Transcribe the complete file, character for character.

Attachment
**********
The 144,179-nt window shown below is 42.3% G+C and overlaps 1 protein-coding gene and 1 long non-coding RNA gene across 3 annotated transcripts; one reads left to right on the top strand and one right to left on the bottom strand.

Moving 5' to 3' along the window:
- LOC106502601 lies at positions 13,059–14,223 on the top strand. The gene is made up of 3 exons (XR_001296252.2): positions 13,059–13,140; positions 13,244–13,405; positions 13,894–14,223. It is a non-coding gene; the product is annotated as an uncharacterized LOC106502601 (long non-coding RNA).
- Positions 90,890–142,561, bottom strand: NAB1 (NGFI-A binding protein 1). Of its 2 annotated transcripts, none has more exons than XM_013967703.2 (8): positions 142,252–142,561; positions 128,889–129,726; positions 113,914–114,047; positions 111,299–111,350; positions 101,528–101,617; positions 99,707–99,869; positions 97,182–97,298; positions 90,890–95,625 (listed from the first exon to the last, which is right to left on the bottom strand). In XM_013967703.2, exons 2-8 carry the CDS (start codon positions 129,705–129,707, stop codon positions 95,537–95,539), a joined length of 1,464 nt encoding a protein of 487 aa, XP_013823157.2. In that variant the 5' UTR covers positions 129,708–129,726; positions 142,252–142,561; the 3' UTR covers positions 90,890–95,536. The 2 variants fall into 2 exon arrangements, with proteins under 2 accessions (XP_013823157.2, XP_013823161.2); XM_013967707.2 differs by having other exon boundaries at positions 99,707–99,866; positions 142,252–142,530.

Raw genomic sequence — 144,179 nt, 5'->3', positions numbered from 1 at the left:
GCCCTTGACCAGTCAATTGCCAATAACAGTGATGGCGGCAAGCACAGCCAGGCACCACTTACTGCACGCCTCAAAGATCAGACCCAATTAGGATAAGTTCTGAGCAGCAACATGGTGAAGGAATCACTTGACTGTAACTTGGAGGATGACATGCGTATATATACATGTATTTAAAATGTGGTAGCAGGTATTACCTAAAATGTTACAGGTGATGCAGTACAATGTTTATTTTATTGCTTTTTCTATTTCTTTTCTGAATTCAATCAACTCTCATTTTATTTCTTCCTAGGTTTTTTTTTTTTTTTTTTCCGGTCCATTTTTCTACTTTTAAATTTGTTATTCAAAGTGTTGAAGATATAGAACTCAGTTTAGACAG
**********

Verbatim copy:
The 144,179-nt window shown below is 42.3% G+C and overlaps 1 protein-coding gene and 1 long non-coding RNA gene across 3 annotated transcripts; one reads left to right on the top strand and one right to left on the bottom strand.

Moving 5' to 3' along the window:
- LOC106502601 lies at positions 13,059–14,223 on the top strand. The gene is made up of 3 exons (XR_001296252.2): positions 13,059–13,140; positions 13,244–13,405; positions 13,894–14,223. It is a non-coding gene; the product is annotated as an uncharacterized LOC106502601 (long non-coding RNA).
- Positions 90,890–142,561, bottom strand: NAB1 (NGFI-A binding protein 1). Of its 2 annotated transcripts, none has more exons than XM_013967703.2 (8): positions 142,252–142,561; positions 128,889–129,726; positions 113,914–114,047; positions 111,299–111,350; positions 101,528–101,617; positions 99,707–99,869; positions 97,182–97,298; positions 90,890–95,625 (listed from the first exon to the last, which is right to left on the bottom strand). In XM_013967703.2, exons 2-8 carry the CDS (start codon positions 129,705–129,707, stop codon positions 95,537–95,539), a joined length of 1,464 nt encoding a protein of 487 aa, XP_013823157.2. In that variant the 5' UTR covers positions 129,708–129,726; positions 142,252–142,561; the 3' UTR covers positions 90,890–95,536. The 2 variants fall into 2 exon arrangements, with proteins under 2 accessions (XP_013823157.2, XP_013823161.2); XM_013967707.2 differs by having other exon boundaries at positions 99,707–99,866; positions 142,252–142,530.

Raw genomic sequence — 144,179 nt, 5'->3', positions numbered from 1 at the left:
GCCCTTGACCAGTCAATTGCCAATAACAGTGATGGCGGCAAGCACAGCCAGGCACCACTTACTGCACGCCTCAAAGATCAGACCCAATTAGGATAAGTTCTGAGCAGCAACATGGTGAAGGAATCACTTGACTGTAACTTGGAGGATGACATGCGTATATATACATGTATTTAAAATGTGGTAGCAGGTATTACCTAAAATGTTACAGGTGATGCAGTACAATGTTTATTTTATTGCTTTTTCTATTTCTTTTCTGAATTCAATCAACTCTCATTTTATTTCTTCCTAGGTTTTTTTTTTTTTTTTTTCCGGTCCATTTTTCTACTTTTAAATTTGTTATTCAAAGTGTTGAAGATATAGAACTCAGTTTAGACAG